The store was quite busy even though it was so early in the morning. I had on my “sapphire” hoodie with the hood up and I moved like an old tortoise at the checkout counter, so Michelle scrambled to help other customers at the adjacent register. The daylight was just barely coming and the streetlights were still on, and now it’s a gray overcast. A guy from Derek’s house pulled out of the driveway and passed me by on N Park Avenue, and I automatically thought of the “ghost” truck with a white supremacist message. If you didn’t learn anything in seventh grade social studies, then you never will. I have no sympathy for such people… I paid cash for Aesop’s Milk Bones and peanut butter treat. On the whole trip I took my time, scuffling up and down the pavements and defying the breakneck pace of this world, daring it to act as it thinks. Probably I looked like old Father Time hobbling along in blue clothing and scoffing at people. But no; actually I was just a poor disabled guy walking invisible on the quiet streets of the suburbs, unseen and ineffectual.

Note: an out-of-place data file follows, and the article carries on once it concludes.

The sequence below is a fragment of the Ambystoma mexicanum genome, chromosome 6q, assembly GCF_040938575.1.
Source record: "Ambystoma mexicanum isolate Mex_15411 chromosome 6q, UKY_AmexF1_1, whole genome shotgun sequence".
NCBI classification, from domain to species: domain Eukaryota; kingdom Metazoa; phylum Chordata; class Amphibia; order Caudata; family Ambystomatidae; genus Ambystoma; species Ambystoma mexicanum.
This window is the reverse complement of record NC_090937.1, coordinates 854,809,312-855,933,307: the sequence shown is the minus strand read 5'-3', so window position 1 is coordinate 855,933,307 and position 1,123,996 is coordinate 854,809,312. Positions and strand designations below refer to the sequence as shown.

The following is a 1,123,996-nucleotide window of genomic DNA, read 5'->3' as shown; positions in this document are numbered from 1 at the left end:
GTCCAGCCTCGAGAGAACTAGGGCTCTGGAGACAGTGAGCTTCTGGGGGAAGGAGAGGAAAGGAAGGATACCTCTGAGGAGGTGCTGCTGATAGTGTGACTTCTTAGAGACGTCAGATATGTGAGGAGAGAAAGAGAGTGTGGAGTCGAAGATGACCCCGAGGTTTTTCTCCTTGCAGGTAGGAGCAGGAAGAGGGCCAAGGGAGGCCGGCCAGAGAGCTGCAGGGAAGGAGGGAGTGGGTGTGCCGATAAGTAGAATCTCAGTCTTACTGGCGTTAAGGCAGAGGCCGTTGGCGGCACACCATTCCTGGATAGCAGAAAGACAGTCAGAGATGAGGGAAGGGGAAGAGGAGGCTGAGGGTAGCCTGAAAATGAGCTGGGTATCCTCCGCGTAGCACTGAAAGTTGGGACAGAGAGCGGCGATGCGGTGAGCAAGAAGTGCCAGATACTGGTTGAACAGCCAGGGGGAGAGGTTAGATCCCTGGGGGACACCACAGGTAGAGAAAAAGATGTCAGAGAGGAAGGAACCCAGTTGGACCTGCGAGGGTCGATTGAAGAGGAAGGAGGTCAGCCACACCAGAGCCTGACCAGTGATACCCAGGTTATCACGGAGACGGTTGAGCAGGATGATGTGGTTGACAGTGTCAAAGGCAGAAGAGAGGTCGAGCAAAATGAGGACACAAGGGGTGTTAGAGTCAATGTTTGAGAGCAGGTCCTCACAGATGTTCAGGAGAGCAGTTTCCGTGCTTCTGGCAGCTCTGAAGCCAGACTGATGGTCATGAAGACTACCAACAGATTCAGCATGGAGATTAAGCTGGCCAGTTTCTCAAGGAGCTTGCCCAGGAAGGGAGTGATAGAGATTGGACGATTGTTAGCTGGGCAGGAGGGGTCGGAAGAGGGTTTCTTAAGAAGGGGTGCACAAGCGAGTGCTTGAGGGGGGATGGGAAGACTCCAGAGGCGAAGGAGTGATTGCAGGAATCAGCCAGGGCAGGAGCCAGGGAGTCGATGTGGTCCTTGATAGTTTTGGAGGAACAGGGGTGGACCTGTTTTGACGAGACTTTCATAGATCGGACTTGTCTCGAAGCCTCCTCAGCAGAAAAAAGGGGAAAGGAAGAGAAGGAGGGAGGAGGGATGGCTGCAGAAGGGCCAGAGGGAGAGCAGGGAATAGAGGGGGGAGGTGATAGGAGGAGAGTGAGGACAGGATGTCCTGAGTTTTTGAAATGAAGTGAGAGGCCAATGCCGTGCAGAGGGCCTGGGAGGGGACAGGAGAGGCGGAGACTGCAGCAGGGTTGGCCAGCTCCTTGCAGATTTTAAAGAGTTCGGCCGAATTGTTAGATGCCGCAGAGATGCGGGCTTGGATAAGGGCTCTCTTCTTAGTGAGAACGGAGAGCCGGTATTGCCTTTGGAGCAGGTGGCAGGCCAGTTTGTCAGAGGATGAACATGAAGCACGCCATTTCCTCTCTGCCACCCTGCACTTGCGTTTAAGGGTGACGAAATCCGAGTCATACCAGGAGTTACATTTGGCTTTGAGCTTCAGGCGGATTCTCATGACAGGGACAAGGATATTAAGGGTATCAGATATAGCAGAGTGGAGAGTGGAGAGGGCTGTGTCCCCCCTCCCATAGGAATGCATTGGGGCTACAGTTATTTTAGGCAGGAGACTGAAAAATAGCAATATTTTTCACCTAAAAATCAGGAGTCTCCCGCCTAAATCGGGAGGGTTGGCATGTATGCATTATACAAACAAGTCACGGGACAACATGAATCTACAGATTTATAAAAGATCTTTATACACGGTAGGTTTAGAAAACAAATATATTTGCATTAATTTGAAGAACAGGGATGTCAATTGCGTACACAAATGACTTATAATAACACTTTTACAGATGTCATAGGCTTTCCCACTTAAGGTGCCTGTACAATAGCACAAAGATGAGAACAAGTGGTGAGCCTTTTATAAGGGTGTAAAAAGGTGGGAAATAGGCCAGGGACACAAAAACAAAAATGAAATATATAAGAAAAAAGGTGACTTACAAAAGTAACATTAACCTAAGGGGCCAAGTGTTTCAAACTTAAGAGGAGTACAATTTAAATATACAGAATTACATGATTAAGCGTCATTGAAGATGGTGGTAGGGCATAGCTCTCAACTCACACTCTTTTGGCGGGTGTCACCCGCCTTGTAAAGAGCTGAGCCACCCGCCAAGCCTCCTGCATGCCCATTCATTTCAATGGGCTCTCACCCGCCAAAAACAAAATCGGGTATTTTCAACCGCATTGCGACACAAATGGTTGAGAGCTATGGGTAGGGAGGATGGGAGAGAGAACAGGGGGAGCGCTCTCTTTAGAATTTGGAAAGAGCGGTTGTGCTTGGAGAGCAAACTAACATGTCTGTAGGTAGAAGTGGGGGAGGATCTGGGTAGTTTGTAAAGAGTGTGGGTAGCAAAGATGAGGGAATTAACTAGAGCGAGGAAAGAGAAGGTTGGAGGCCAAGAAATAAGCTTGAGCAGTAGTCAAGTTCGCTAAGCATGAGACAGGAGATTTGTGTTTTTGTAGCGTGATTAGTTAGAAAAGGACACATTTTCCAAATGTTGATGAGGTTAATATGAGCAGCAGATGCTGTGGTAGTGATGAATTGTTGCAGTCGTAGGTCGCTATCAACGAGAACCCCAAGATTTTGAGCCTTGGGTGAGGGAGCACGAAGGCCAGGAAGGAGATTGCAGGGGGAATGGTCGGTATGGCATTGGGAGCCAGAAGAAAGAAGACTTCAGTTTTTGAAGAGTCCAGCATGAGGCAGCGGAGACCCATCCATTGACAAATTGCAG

It’s cloudy this morning, yet the clouds are light and colorful, not gray and dark. Michelle the store clerk wore a mask with an astronomy theme: very pretty. She said she has quite a collection of masks. The general vibe at the market was low key, relaxed and easy. I bought four pounds of Dog Chow for Aesop; it’s expensive but it’s his favorite. There were two other customers besides me, a woman and a guy, both in their thirties or forties. Occasionally it hits me with a shock that I’ll be 55 in January. Bad enough that I’m a half century old, but the clock is still running. Hopefully the hourglass isn’t nearly empty; do I get another turn of the glass? As Paul Bowles put it, How many more times will you see the moon again? I could reply to him, How many more times will I read The Sheltering Sky? This reminds me of my old workplace years ago, where people were not allowed to think for themselves. Once I brought in a copy of the Bowles novel and lent it to a coworker who read it, but she lost the book somewhere. I believe she liked it, though… Almost time to feed Aesop… Another coworker opined to me that Bowles led a decadent lifestyle— without having read any of his stuff. This guy wore starched shirts and suspenders and touted Mark Twain. I wore sloppy sweatshirts and jeans and did my job as well as anybody. Some of the more educated people at the agency liked me. And I still think there’s nothing wrong with my choice of reading material.